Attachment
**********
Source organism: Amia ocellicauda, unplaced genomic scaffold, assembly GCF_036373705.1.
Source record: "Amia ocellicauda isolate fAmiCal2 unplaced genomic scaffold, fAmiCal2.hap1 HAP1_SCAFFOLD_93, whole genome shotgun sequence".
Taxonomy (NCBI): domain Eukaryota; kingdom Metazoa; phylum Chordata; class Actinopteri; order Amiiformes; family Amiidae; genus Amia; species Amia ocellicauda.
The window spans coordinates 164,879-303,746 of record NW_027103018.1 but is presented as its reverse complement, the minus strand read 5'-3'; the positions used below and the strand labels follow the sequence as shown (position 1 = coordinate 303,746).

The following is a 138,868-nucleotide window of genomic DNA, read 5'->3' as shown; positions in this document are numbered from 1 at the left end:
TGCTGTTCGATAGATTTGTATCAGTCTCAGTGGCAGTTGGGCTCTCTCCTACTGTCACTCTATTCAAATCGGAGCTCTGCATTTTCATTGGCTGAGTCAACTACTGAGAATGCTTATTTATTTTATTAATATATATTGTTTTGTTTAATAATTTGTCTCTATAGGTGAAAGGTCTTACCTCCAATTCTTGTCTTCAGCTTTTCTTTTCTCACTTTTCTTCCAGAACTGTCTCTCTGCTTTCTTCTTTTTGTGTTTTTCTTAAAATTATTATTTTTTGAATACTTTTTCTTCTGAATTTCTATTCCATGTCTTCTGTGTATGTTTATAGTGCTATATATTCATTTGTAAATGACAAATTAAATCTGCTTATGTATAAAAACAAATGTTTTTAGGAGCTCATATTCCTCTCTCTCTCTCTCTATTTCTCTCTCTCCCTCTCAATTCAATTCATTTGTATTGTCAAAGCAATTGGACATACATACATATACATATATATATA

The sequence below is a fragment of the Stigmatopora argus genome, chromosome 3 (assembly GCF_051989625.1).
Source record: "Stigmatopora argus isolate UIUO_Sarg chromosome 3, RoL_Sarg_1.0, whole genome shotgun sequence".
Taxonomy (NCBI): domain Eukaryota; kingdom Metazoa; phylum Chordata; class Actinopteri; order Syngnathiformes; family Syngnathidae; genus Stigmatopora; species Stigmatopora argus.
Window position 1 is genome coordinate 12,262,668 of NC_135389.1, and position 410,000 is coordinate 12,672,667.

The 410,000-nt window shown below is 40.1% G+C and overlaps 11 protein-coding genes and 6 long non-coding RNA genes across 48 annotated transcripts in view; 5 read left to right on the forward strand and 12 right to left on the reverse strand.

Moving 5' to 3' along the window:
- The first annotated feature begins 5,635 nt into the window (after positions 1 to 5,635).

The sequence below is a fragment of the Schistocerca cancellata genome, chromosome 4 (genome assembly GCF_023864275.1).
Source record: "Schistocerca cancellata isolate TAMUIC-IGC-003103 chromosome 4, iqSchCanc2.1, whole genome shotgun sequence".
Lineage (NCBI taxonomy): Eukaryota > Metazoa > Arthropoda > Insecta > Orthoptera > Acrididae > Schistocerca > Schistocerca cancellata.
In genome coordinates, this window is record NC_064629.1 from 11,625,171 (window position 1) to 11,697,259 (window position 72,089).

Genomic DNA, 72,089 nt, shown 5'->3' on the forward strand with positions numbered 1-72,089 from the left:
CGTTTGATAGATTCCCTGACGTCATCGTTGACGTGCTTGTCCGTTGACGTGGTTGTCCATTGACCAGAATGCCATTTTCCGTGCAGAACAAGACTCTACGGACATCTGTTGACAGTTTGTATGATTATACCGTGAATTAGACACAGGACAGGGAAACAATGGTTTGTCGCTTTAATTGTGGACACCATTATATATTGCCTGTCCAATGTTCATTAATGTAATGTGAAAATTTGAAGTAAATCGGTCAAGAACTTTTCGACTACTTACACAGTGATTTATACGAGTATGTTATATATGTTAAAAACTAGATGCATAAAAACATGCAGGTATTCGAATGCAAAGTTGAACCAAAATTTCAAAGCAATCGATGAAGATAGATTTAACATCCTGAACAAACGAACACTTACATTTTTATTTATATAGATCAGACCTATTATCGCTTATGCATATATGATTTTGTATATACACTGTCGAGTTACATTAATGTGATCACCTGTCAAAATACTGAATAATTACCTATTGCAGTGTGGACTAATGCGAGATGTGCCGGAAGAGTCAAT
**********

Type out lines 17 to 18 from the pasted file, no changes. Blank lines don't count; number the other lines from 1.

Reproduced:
In genome coordinates, this window is record NC_064629.1 from 11,625,171 (window position 1) to 11,697,259 (window position 72,089).

Genomic DNA, 72,089 nt, shown 5'->3' on the forward strand with positions numbered 1-72,089 from the left: